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From Chapter 14 of the memoir Compass Points

One day in 1994 John Belgrave, the Secretary of Commerce, asked if I’d be interested in a new job as the ministry’s International and Environmental Policy Co-ordinator. He noted that many of the branches of the ministry — energy, business, consumer affairs, tourism and others — were dealing with environmental matters and sustainable development, and had international dimensions. He wanted a neutral sort of person to ensure it was all coherent and co-ordinated. It sounded good to me.

I convened a couple of ministry-wide meetings and found there was real depth in the ministry’s engagement with environmental issues. One branch, for example, had played a prominent role in policy concerning the hole in the ozone layer, while the energy division was becoming interested in greenhouse gas emissions and climate change. We set up some ongoing co-ordination mechanisms.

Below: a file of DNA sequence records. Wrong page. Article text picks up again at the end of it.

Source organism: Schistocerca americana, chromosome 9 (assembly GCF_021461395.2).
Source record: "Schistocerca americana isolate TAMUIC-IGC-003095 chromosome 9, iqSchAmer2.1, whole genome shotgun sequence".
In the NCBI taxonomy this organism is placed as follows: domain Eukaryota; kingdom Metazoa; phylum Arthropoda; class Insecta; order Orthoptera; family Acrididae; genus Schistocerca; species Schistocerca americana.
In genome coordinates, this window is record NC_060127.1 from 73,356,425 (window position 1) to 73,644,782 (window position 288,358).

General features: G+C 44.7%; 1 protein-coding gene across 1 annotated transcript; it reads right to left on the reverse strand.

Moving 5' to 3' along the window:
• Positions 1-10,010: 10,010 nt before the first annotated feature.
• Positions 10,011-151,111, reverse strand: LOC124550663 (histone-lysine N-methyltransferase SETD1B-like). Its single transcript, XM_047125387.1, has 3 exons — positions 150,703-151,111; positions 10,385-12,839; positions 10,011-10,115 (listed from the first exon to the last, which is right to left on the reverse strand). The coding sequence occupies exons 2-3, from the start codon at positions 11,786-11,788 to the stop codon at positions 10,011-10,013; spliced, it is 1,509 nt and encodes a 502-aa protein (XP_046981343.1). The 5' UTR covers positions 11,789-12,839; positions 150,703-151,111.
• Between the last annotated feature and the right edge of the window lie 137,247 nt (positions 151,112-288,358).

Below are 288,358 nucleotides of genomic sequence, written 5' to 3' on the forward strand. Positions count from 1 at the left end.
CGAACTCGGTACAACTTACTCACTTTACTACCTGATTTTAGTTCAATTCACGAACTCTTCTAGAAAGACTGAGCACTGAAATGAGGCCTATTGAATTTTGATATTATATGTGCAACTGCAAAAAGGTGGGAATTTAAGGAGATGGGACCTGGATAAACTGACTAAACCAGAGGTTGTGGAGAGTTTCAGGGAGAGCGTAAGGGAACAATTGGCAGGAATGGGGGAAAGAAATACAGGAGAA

I concluded early on that it would be advantageous to have some national measures of environmental performance to apply to other agencies as well as Commerce, and arranged an initial call on a deputy secretary of the Treasury to take a sounding on this. He was firmly opposed: Treasury regards Gross Domestic Product as a surrogate measure of sustainability, he intoned, and we’ll stick with that … as they do.

The idea was overtaken by two developments, both related to climate change. One was cabinet’s approval, driven by a farsighted Minister for the Environment Simon Upton, of a set of policies to reduce greenhouse gas emissions to 1990 levels by year 2000. There were three components. One was electricity market reform, the idea being that by opening electricity generation and distribution to competition, New Zealand’s electricity needs could be met more efficiently. I was glad that I was not involved in trying to implement that. The second was the establishment of a new body, the Energy Efficiency and Conservation Authority, to promote energy efficiency and conservation. That happened and was, and is still, reasonably effective. The third policy was to negotiate voluntary agreements with major emitting businesses to reduce their CO2 emissions. I was asked to be the government’s negotiator on this.